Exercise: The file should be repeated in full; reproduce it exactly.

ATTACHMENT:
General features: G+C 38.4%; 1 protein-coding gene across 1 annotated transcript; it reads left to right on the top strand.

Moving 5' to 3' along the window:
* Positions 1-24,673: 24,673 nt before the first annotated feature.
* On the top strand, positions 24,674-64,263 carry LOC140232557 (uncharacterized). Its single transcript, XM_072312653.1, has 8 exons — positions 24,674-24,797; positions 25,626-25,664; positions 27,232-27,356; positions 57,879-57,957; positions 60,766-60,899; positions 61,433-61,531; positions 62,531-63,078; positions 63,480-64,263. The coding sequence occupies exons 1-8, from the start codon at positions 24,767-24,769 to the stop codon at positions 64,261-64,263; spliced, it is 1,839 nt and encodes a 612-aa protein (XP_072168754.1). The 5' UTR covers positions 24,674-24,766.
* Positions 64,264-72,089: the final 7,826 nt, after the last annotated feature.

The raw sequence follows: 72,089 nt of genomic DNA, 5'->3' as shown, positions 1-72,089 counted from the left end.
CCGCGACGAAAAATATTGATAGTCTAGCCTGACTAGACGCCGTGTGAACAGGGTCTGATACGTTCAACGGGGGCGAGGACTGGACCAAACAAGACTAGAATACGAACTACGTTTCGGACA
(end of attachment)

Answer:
General features: G+C 38.4%; 1 protein-coding gene across 1 annotated transcript; it reads left to right on the top strand.

Moving 5' to 3' along the window:
* Positions 1-24,673: 24,673 nt before the first annotated feature.
* On the top strand, positions 24,674-64,263 carry LOC140232557 (uncharacterized). Its single transcript, XM_072312653.1, has 8 exons — positions 24,674-24,797; positions 25,626-25,664; positions 27,232-27,356; positions 57,879-57,957; positions 60,766-60,899; positions 61,433-61,531; positions 62,531-63,078; positions 63,480-64,263. The coding sequence occupies exons 1-8, from the start codon at positions 24,767-24,769 to the stop codon at positions 64,261-64,263; spliced, it is 1,839 nt and encodes a 612-aa protein (XP_072168754.1). The 5' UTR covers positions 24,674-24,766.
* Positions 64,264-72,089: the final 7,826 nt, after the last annotated feature.

The raw sequence follows: 72,089 nt of genomic DNA, 5'->3' as shown, positions 1-72,089 counted from the left end.
CCGCGACGAAAAATATTGATAGTCTAGCCTGACTAGACGCCGTGTGAACAGGGTCTGATACGTTCAACGGGGGCGAGGACTGGACCAAACAAGACTAGAATACGAACTACGTTTCGGACA